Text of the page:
On February 11, last week, Anya, Bryan and I flew to the States.
It required a good deal of courage on my daughter’s part, who endured giant needles, a hammering into her hip bones to extract bone marrow, and multiple blood extraction and injections over the eight days of the procedure. On the first day, the doctors examined her with both ultrasound and an arthroscopy (which entails injecting a 6-inch needle with a camera attached inside the knee to see what is going on), an exam that confirmed all the injuries and showed that the ACL, in two pieces and very far apart, was beyond non-operative repair.
Nevertheless, our doctor, a sport specialist as well as an orthopedic surgeon, had handled a number of athletes in a similar situation and stabilized their knees by strengthening the knee’s capsule, a ligament that encircles the knee. Largely because Anya fit into the category of a ‘coper’ – someone who was able to run and carry on with normal activity without pain or instability, he felt she could live without an ACL so long as they concentrated on building up the capsule.
In this instance, besides injecting the PCL, meniscus and a damaged tendon with her blood and stem cells, he also injected the capsule. Although we have to return several times to get PRP – spun down blood platelets – to further strengthen the capsule, with a little luck she’ll be back on the hockey pitch come September, with a knee that functions, to all intents and purposes, like a normal knee.
We left with a full nutritional and supplement plan and are now working on Anya’s rehabilitation.
For the entire week, we were witness to all manner of supposedly incurable orthopedic illness being resolved through this process: one elderly woman so damaged with arthritis she could barely walk had become a mountain climber after her procedure; another woman whose ACL was damaged 20 years ago receiving the same treatment as Anya with the same expected outcome. Rotator cuff injuries, spinal injuries – all were open to repair without the often catastrophic effects of surgery.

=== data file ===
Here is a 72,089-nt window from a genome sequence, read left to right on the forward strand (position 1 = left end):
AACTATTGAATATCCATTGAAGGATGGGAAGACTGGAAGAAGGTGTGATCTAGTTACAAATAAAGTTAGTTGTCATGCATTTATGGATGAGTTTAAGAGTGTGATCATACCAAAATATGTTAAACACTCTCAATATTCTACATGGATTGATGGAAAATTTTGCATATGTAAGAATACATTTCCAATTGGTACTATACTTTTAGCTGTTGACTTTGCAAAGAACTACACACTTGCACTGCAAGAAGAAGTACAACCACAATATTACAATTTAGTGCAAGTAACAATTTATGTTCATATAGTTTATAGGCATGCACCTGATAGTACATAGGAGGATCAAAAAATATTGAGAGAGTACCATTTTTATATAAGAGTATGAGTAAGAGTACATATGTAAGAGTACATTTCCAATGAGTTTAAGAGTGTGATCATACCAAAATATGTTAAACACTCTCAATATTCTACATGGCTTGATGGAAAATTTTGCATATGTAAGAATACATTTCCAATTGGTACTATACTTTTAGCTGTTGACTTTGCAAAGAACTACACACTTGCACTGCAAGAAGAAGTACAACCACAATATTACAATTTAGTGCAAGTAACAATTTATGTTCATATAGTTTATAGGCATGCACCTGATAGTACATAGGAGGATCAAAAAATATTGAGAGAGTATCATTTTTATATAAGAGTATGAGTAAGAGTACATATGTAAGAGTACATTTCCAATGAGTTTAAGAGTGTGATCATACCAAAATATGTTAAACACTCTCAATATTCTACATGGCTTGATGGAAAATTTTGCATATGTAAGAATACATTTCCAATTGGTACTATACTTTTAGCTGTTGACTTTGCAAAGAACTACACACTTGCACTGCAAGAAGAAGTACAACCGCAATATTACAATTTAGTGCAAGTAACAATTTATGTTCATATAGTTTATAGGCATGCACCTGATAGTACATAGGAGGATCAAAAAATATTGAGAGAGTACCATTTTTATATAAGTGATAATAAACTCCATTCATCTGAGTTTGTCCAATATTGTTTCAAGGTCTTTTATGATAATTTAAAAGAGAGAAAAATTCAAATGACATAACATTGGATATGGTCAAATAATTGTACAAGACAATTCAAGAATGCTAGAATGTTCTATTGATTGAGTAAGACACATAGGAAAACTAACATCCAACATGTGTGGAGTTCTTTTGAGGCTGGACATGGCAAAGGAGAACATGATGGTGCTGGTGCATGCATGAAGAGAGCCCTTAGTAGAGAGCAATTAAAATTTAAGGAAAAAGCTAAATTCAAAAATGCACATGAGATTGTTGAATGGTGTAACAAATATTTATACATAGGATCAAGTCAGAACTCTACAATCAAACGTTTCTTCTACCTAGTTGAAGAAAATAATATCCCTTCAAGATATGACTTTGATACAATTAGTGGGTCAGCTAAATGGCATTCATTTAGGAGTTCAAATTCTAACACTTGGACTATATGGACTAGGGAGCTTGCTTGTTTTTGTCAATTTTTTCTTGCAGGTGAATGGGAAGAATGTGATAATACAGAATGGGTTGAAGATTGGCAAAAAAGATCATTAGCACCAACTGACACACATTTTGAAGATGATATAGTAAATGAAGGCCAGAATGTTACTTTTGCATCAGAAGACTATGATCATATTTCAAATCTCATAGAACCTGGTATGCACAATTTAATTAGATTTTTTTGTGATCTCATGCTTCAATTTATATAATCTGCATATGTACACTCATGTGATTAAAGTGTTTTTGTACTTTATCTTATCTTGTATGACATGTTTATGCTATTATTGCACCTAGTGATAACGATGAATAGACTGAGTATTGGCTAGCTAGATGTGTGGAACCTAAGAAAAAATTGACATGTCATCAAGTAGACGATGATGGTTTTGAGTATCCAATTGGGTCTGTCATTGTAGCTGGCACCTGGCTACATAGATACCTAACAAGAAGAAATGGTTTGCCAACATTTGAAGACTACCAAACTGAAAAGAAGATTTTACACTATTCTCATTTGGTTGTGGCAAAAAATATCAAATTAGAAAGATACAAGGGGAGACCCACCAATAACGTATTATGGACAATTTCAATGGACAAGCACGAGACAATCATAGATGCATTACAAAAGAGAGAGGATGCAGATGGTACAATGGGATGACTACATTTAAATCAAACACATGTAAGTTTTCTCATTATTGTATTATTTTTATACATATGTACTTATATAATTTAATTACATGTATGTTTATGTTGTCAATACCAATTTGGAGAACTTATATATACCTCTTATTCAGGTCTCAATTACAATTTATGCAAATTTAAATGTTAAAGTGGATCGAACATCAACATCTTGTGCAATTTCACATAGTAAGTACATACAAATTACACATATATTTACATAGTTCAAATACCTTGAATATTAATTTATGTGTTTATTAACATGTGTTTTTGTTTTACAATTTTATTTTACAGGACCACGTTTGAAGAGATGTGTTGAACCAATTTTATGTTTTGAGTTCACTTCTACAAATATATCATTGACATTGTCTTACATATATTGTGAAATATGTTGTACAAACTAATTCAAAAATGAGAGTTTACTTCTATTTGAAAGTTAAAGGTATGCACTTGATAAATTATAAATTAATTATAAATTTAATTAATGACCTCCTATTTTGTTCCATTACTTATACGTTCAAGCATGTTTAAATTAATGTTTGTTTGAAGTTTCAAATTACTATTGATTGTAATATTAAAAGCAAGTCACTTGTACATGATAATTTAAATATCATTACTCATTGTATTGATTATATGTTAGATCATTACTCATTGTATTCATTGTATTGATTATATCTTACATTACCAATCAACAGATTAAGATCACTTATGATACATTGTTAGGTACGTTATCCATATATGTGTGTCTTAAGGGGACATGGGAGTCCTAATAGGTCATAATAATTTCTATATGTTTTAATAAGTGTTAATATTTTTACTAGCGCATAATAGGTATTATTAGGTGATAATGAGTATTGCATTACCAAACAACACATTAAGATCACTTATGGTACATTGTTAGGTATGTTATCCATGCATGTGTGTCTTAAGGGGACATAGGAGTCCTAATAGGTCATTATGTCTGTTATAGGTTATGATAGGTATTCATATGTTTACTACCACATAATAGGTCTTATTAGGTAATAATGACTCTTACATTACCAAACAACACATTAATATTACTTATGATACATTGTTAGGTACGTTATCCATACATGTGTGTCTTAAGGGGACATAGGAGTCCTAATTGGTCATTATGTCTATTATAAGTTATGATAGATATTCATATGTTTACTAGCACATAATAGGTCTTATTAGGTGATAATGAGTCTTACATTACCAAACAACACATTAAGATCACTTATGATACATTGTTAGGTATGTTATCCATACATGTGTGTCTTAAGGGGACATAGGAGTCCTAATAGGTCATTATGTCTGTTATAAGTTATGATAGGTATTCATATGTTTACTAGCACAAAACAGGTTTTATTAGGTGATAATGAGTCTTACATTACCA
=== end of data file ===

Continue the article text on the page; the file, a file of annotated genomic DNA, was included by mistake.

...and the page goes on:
Not surprisingly, the US Food and Drug Administration does not like this one little bit. Autologous stem-cell therapy not only threatens to revolutionize orthopedic medicine as we know it. It also threatens to wipe up some £30 billion pain management drug business. The FDA, which has been bought and paid for by the drug industry, have (unsuccessfully) challenged our doctors, who promptly sued the agency for interfering with trade.
Recently, in an attempt to control this new medicine, the FDA ruled that your own stem cells should now be considered a ‘drug’, subject to the agency’s control. Clearly it is time to fire these drug detail men that constitute the FDA and set up a new and cleaner regulatory agency.
Only time will tell whether Anya’s treatment worked, but our doctors are very optimistic. And I, so cynical about the state of modern medicine, have had my faith restored. These doctors – all conventionally trained – have moved beyond conventional medicine by understanding that the most powerful healer of all lies inside your own body.